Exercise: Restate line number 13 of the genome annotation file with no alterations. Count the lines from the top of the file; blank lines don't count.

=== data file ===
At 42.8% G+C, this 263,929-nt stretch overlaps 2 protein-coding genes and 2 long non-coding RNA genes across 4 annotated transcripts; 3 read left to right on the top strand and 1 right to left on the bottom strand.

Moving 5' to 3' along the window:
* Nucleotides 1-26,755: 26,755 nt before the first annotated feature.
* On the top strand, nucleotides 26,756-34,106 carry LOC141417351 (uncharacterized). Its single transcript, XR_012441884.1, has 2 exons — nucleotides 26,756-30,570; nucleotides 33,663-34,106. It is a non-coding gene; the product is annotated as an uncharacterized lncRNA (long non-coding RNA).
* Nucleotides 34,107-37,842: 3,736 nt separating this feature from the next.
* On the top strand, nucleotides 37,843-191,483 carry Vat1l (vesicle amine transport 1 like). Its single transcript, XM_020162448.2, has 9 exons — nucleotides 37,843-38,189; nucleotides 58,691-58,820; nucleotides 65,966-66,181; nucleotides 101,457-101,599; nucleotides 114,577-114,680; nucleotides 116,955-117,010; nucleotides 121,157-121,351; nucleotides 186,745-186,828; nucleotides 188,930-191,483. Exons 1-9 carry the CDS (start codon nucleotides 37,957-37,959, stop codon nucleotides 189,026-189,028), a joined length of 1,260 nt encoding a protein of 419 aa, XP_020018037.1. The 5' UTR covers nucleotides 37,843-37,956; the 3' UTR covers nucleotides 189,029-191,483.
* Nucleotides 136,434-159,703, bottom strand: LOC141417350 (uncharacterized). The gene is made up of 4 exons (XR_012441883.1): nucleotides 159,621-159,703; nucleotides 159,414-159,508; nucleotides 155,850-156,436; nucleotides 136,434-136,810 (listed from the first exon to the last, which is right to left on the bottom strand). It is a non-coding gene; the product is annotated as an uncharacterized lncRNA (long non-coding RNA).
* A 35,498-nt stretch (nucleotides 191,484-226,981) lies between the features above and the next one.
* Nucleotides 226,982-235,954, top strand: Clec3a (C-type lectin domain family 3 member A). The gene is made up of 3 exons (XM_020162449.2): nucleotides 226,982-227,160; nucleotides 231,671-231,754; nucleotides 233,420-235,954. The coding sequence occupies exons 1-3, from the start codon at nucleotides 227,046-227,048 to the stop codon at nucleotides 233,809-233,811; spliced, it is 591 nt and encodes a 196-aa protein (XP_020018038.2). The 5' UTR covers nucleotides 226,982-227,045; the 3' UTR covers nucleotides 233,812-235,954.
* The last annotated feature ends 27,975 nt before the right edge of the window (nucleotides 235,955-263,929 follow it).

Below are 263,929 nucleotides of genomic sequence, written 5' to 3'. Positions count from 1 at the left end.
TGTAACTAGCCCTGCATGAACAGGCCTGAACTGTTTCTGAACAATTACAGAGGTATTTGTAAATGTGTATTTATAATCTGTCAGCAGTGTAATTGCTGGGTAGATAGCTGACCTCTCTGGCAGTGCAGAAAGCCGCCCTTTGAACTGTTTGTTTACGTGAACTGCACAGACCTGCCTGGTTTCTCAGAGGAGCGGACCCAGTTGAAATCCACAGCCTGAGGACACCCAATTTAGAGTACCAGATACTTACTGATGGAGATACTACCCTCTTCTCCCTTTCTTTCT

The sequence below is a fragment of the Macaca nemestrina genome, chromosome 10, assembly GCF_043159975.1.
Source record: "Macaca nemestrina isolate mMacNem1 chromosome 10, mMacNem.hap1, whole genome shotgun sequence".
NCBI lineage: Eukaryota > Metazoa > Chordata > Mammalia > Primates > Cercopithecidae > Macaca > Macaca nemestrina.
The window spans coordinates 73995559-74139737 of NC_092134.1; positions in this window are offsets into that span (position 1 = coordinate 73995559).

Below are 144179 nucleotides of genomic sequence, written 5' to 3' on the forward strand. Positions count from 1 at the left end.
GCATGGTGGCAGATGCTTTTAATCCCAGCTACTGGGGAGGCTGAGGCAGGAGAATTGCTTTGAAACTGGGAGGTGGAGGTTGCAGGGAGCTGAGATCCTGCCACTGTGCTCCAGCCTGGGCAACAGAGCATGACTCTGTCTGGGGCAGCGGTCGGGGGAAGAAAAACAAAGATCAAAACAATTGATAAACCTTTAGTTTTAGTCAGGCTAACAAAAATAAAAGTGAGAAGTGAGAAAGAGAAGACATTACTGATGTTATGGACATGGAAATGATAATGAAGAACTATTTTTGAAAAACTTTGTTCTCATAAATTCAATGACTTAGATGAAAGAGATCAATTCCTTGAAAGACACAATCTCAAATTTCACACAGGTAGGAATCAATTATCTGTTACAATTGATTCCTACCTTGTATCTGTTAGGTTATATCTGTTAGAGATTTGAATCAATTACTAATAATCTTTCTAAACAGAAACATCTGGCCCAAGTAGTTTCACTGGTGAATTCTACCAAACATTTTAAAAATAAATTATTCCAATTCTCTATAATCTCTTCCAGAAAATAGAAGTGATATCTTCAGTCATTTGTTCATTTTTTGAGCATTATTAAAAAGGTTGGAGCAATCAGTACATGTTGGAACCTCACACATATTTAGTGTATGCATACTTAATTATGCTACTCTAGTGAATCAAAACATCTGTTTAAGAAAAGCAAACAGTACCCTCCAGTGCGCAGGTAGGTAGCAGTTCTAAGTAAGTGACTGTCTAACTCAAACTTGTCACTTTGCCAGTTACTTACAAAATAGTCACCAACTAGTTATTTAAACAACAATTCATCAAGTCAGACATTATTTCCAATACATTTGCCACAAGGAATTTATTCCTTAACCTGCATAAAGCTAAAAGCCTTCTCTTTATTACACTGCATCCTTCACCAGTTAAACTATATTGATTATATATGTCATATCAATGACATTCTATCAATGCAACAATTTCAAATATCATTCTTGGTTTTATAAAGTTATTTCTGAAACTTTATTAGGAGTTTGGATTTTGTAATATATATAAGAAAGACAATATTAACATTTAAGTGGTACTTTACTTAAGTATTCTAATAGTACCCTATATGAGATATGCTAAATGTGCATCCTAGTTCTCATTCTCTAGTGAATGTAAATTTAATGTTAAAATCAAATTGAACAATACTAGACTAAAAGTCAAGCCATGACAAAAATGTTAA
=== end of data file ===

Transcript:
The sequence below is a fragment of the Macaca nemestrina genome, chromosome 10, assembly GCF_043159975.1.